||[Jan. 3rd, 2011|01:58 pm]
For the past month i have ben interrested in creating a Brunswick dress. I have with great interrest followed "demode's" blog about the subject:http://demodecouture.com/2010/03/18th-century-brunswicks-and-jesuits/.
At Rosenborg castle in Copenhagen we have a complete Brunswick with all the acessories included underwear, stockings, shoebuckles. The overdress is cut like an anglaise, it has a hood. The underbodice has a front decorated lacing, but it is laced together center back. It has not, as the 18th century womens list suggest attachable undersleaves, it has in a fact long sleaves.
The dress was made for a young girl who was adopted by the queen, she suffered from a hormone sickness wich did that she was very very small, not deformed like midges normally are, but very small. The queen had her at the court. After the young girl died in a very young age,they made a death mask from her face,and the queen had a sculpturer make a coppy of her body, and the doll was dressed in this full brunswick dress, and placed at the treassury. This is why it is so well preserved.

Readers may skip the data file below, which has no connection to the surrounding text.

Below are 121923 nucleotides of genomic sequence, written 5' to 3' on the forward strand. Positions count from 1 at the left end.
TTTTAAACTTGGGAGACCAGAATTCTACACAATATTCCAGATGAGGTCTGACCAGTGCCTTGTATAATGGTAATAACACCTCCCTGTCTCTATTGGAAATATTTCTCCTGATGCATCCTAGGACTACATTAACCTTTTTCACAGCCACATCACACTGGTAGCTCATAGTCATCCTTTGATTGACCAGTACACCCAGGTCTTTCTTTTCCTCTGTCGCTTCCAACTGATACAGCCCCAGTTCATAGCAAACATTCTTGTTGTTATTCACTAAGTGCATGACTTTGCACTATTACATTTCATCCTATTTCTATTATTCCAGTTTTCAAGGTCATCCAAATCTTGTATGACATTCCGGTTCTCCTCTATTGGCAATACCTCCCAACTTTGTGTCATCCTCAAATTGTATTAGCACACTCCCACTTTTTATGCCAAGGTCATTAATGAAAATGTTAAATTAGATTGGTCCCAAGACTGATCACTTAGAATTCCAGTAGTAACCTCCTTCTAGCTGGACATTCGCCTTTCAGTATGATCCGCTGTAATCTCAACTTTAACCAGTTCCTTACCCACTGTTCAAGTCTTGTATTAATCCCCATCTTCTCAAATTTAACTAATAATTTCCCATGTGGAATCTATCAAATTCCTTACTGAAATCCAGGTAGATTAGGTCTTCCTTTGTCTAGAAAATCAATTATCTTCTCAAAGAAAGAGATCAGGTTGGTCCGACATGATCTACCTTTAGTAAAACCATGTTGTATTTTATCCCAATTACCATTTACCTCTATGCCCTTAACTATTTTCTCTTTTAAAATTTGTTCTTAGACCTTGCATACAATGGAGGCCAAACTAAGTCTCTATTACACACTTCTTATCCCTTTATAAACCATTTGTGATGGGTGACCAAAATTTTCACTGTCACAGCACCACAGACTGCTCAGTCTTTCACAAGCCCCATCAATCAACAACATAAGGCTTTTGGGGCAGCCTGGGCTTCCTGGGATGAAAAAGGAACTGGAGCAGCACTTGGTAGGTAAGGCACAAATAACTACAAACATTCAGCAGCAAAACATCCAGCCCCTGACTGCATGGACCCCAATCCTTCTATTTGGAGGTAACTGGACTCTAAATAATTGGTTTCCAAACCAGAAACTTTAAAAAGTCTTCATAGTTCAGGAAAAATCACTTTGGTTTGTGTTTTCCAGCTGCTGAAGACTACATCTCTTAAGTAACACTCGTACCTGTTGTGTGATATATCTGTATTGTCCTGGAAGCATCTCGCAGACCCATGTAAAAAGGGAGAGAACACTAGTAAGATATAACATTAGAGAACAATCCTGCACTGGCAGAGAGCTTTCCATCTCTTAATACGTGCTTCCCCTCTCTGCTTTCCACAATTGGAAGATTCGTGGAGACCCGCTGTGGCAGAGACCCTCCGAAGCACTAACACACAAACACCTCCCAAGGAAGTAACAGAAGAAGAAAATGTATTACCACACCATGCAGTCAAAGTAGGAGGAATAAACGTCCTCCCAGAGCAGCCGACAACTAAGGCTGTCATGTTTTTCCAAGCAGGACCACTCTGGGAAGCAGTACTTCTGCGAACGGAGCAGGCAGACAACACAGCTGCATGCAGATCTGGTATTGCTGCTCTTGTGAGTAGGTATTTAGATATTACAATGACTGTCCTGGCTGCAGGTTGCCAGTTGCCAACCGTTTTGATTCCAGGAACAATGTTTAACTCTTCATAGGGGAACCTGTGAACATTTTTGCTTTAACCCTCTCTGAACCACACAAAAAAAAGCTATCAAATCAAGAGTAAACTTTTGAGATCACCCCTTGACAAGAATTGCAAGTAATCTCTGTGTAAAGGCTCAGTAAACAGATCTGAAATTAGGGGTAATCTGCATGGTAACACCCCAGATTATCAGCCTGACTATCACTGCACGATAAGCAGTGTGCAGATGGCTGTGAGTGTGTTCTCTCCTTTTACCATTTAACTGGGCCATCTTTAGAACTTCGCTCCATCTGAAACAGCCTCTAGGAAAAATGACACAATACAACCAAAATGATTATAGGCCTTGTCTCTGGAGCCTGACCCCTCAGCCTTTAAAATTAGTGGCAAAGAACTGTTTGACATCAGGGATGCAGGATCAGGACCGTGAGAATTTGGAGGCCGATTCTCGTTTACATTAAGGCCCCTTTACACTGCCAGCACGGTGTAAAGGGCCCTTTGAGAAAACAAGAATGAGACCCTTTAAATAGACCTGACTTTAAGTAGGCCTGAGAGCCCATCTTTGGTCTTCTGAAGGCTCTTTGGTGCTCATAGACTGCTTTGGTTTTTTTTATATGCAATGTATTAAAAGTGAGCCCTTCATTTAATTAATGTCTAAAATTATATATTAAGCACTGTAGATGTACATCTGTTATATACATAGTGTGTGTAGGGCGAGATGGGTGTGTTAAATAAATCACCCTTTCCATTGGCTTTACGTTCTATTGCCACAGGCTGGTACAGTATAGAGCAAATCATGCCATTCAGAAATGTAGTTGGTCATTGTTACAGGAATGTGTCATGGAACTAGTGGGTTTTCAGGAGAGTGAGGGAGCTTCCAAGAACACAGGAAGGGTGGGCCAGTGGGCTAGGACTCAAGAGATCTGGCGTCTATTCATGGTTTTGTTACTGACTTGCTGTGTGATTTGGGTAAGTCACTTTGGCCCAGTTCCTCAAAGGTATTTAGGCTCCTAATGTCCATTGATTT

The doll had trousers on wich are preserved very well, stockings, a green quilted petticoat with hip pads made from horsehair, a chemise, a corset, a dress bodice with long sleaves, overdress with a hood, also some garters and a pair of shoes. The young girl died in 1769.
Obviously the Brunswick could be made in different ways, my idea of a dress to make, would be after the Roslin portrait at Démodé's blog. My feeling of it is that the underrbodice has the hood attached, not the overdress, and it would be ideal this way because it could be worn for warmth in the winter with the underbodice, in the summer, the underbodice simply could be replaced with a stomacher, and you would have an ordinary robe a la francaise.........................
Its a lady who wants me to make her such a dress, she is going to have it in a blue silk taffeta.